Snow refers to forms of ice crystals that precipitate from the atmosphere (usually from clouds) and undergo changes on the Earth’s surface.[2] It pertains to frozen crystalline water throughout its life cycle, starting when, under suitable conditions, the ice crystals form in the atmosphere, increase to millimeter size, precipitate and accumulate on surfaces, then metamorphose in place, and ultimately melt, slide or sublimate away. Snowstorms organize and develop by feeding on sources of atmospheric moisture and cold air. Snowflakes nucleate around particles in the atmosphere by attracting supercooled water droplets, which freeze in hexagonal-shaped crystals. Snowflakes take on a variety of shapes, basic among these are platelets, needles, columns and rime. As snow accumulates into a snowpack, it may blow into drifts. Over time, accumulated snow metamorphoses, by sintering, sublimation and freeze-thaw. Where the climate is cold enough for year-to-year accumulation, a glacier may form. Otherwise, snow typically melts seasonally, causing runoff into streams and rivers and recharging groundwater (info courtesy of Wikipedia).

Steep decline in snowfall since 1931 in Central England

Figure 1 – Original UKP and CET data courtesy of the Met Office.

I reckon that there has been an almost 60% decline in annual snowfall since 1931. This won’t surprise a lot of people, because snow has become something of a scarce commodity in recent Winters, especially the further south that you are. Before I go any further the science behind this article is a bit thin, it’s based on a mix of daily Central England Temperatures [CET] and daily UKP rainfall (central region), but what the hell, you’ve got to start from somewhere, and I don’t think the Met office would have provided me with the required climate data to do this for free.

The biggest fudge factor, and don’t forget that even the most sophisticated and complicated NWP software employ some kind of fudge, is the algorithm that takes a daily maximum and minimum temperature, and decides if there’s any precipitation reported for that day, what likely probability is that it would fall as snow and accumulate. This is obviously easy if the maximum temperature for the day in question was below freezing, but not so easy say if the maximum is +5°C and the minimum is -1°C, so all you can do is give it your best guess. I suppose you could also look up the LWT for that day, and maybe get some kind of idea of what kind of air mass the country is under, but I didn’t go that far, and kept it as simple as possible.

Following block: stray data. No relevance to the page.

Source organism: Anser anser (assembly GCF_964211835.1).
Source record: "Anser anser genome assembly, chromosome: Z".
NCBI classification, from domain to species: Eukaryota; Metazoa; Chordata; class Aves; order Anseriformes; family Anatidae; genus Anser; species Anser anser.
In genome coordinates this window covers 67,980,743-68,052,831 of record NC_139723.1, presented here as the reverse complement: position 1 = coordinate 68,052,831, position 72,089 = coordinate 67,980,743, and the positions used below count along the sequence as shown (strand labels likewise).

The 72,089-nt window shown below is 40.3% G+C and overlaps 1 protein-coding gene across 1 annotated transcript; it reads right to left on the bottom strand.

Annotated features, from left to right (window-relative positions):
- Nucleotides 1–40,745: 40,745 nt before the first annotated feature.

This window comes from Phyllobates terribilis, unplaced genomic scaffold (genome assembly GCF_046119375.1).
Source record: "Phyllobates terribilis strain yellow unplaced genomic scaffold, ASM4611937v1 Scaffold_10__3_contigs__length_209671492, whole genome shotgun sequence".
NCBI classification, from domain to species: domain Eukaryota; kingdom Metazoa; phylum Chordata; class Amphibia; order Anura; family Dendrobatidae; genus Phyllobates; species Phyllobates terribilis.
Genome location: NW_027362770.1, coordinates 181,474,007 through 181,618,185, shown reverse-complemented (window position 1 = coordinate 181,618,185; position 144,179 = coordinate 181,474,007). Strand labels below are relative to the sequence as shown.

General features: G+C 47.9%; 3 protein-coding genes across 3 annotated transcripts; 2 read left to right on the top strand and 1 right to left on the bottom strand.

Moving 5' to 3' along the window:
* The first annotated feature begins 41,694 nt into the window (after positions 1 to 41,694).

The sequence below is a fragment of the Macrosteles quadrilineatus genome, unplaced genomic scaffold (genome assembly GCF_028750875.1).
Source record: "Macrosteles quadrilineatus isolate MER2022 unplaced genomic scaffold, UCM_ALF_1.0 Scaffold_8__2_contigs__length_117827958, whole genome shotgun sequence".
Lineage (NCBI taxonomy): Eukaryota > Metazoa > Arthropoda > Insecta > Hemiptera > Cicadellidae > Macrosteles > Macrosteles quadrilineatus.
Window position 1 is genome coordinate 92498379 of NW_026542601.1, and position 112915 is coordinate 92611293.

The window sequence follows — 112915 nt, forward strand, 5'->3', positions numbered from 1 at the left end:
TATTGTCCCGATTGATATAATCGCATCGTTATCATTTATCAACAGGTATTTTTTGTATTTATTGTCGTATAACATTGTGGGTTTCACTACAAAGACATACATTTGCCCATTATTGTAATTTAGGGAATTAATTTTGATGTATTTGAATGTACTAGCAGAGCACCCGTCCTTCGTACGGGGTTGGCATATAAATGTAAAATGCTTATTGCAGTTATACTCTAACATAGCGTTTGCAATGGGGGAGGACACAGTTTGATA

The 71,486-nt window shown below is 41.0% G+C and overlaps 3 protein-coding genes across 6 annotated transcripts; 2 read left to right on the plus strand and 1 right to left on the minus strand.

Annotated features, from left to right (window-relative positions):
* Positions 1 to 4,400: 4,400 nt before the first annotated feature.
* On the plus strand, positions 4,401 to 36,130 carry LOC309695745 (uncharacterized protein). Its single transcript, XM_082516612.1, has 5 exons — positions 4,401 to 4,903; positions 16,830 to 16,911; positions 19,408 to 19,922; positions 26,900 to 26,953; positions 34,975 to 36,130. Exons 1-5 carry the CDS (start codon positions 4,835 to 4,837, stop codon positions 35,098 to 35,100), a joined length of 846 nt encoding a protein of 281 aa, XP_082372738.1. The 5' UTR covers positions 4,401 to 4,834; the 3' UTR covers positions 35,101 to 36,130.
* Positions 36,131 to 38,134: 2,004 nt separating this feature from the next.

Getting back to the chart (fig 1), you will see that my trusty algorithm has identified the snowiest winter in the last 86 years as being that of 1946-47, so that’s a good start. The second snowiest season it reckons was 1978-79, and having experienced of winters since the early 1960’s in various parts of the country I wouldn’t disagree with that. I guess that the accumulated snowfall for that season, ignoring melting of course, was close to a 100 cm, with 1946-47 producing an accumulation of just over 140 cm. I entitled the first article that I wrote about using daily CET and UKP to estimate a snow depth; ‘Central England Snowfall’; in fact it’s probably more appropriate to imagine the value as an index rather than a specific depth of snow. There have been some years with no snowfall when the algorithm couldn’t detect any snow, these were for the years 1988-89, 2013-14 and 2016-17, perhaps the code I calculate the daily probabilities requires a bit of tweaking, but then again, the last snow that I can remember settling down here in our part of Devon, was way back in 2010.